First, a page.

The “not there” effect.

Lester headshotThis is going to be a post that talks about something many sighted people do but don’t want to acknowledge they do. It’s something I am calling the “not there” effect. The “not there” effect is when you are with a blind person and a sighted person talks to you and not the blind person as if somehow lack of sight also means they lack the ability to communicate. It is rooted in the popular misconception that blind people are fragile children and are not equals.

One day talking with my supervisor, she suggested that I pay attention to how others treated my co-workers who were not sighted outside of the Institute.

Ironically that night my fellow interns (all of whom are blind, as noted in previous blogs) and I went to the inner harbor here in Baltimore, Maryland. There was a running joke to make one of the interns fall into the harbor (this came from a previous event which I wasn’t at where one of the interns was close to falling into the water). So of course jokingly they were trying to get that same intern closer to the water, mind you while using canes – meaning they were well aware of their surroundings.

When the intern was fully aware but finally walking near the ledge playing along a woman jumped up and screamed to me (instead of them) they were going to fall in. I looked at her and said they are fine, which she responded with a death stare. I could tell she thought I was allowing my toddlers run around a Walmart unattended, and proceeded to watch them like a hawk with her hand over her heart all without ever talking to them directly.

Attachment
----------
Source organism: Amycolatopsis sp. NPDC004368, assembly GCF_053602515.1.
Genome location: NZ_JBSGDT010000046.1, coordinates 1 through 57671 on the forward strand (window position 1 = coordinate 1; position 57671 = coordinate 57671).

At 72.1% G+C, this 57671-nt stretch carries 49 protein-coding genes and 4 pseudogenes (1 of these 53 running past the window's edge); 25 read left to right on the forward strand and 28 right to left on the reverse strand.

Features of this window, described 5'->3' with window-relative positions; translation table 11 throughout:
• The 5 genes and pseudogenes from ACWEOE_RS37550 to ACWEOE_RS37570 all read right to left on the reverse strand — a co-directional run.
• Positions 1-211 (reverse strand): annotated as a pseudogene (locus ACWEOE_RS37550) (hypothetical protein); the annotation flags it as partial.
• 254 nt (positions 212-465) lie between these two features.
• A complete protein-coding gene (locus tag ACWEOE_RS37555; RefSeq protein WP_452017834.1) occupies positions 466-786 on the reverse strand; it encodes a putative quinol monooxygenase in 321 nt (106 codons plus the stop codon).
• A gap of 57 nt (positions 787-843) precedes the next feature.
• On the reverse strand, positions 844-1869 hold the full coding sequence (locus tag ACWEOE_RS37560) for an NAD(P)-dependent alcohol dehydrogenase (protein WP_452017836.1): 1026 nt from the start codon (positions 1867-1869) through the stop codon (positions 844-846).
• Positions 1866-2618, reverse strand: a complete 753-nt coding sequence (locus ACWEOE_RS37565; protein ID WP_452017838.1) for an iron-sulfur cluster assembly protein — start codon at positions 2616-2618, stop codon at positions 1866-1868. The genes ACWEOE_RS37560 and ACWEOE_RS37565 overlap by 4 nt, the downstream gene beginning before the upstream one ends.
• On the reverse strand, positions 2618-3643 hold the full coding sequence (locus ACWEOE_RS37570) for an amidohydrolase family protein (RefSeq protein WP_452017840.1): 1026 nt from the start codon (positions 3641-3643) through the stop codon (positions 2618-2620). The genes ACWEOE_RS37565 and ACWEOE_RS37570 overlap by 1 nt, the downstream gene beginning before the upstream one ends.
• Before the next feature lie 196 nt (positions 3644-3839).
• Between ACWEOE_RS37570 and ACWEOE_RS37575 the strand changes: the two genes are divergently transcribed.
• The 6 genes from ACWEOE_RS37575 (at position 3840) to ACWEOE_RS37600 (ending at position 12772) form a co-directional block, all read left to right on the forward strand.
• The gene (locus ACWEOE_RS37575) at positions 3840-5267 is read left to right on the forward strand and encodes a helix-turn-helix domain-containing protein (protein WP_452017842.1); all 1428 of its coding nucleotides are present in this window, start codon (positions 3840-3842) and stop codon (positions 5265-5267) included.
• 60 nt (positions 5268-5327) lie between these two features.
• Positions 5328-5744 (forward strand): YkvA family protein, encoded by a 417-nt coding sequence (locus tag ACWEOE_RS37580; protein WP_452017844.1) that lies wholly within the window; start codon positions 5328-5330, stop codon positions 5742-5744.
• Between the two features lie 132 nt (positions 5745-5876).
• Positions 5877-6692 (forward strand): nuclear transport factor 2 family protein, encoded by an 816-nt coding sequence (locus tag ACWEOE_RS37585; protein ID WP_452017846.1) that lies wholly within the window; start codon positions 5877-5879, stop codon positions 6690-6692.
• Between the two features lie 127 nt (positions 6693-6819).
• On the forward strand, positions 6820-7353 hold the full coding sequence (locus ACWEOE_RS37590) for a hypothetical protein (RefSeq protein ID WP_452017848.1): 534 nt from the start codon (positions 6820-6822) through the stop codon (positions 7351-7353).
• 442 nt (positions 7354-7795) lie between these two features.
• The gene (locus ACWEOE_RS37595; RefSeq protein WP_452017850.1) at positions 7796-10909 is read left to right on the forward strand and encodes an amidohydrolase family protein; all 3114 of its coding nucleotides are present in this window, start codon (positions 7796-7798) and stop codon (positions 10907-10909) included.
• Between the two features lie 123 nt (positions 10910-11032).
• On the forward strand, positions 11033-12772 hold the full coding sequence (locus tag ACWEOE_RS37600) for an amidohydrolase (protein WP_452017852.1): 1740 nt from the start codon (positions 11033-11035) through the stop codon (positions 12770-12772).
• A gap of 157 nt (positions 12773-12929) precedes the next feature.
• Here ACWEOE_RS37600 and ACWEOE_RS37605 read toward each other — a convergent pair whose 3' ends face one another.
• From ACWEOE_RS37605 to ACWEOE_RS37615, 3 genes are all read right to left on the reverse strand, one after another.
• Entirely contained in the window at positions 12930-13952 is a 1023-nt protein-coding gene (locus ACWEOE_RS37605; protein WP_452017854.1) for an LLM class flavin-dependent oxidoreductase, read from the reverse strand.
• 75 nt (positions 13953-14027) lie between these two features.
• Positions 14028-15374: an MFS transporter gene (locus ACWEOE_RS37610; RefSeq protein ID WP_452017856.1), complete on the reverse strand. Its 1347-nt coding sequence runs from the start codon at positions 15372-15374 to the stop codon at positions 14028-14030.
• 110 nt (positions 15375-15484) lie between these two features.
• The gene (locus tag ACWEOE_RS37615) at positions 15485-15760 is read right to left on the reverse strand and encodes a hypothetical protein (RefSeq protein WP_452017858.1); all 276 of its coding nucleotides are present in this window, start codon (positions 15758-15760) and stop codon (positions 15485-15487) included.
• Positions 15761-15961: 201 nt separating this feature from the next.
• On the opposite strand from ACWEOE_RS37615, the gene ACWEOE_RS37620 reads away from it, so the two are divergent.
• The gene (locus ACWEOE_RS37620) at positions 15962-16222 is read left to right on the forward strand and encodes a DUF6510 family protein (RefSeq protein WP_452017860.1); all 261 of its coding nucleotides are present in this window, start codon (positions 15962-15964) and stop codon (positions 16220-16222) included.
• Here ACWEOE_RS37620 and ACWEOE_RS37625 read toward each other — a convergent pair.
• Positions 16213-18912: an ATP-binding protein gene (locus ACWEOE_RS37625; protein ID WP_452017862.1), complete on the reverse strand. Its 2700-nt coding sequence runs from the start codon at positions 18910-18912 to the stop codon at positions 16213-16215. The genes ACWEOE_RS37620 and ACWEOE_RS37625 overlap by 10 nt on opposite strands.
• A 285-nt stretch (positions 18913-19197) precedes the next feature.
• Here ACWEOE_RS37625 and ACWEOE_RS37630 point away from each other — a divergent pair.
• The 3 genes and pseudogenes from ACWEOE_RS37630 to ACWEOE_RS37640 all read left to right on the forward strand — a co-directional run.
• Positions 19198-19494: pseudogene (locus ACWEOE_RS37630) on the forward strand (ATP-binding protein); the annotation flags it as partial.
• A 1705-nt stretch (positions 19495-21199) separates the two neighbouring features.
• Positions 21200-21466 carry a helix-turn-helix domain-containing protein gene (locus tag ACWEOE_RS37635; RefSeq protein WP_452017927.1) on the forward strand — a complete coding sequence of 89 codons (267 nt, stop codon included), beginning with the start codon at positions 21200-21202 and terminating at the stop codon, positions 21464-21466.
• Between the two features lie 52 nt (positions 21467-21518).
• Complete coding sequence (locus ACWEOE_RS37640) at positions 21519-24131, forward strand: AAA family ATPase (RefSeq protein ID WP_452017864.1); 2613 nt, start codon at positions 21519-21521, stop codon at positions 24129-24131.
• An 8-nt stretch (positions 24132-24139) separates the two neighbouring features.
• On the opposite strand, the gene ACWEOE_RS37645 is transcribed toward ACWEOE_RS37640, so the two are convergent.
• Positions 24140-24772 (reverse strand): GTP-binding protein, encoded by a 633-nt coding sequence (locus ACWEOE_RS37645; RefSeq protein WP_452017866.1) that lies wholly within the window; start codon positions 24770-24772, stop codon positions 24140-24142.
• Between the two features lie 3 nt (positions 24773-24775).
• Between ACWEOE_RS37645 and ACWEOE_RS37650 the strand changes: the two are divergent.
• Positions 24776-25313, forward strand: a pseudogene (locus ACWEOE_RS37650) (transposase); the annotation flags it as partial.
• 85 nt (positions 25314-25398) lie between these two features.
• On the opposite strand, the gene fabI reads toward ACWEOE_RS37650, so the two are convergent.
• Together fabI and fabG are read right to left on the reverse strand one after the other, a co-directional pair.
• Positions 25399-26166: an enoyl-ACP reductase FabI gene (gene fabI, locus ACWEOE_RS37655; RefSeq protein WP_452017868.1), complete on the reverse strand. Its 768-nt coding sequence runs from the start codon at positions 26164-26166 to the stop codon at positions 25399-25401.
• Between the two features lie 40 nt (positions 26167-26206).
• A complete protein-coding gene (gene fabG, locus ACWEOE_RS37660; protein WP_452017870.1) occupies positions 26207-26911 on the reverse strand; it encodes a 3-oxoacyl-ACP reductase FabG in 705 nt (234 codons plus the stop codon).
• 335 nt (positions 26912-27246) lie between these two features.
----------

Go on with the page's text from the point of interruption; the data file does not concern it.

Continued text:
Personally I knew that the interns would not actually fall into the harbor, but this woman didn’t.  This woman also clearly had a built-in cultural bias, the concept that because a person is blind they are not able to take care of themselves: that somehow they can’t joke, that somehow they can’t hear, or don’t deserve be spoken to. This bias nearly gave her what I can assume was going to be a heart attack. But knowing my co-workers, what they were capable of, and becoming aware of how others treated them, it gave something to me as well: anger– anger at society, and anger at myself.

Of course this is an extreme case of the “Not There” Effect. Still it got me thinking, and as somebody who studies morality, I believe it is my unwritten duty to cultivate the virtue of honesty. So I have to be honest with myself and you my readers, starting this internship I would have been that woman; I would have freaked out, I would have believed on some level that these adults who were joking by the water were helpless, helpless children who needed my help. Would I have addressed them directly?  I like to think that I would have. Still I fast forward 3 weeks and having been around my co-workers I actually cringe thinking of the person I was four weeks ago. Furthermore, as a co-caregiver to my mother who is blind but also has other issues I have been quite ignorant at what she was/could be capable of.

The National Federation of the Blinds mantra is “We know that blindness is not the characteristic that defines you or your future. Every day we raise the expectations of blind people, because low expectations create obstacles between blind people and our dreams. You can live the life you want; blindness is not what holds you back” (NFB). The reality is, blindness doesn’t hold anyone back (who doesn’t buy into the rhetoric of low expectations). Blindness is really like having pale skin–sure it can be annoying having to put on sunscreen every 15 mins but it doesn’t have to prevent you from being a fully functioning person and enjoying life.


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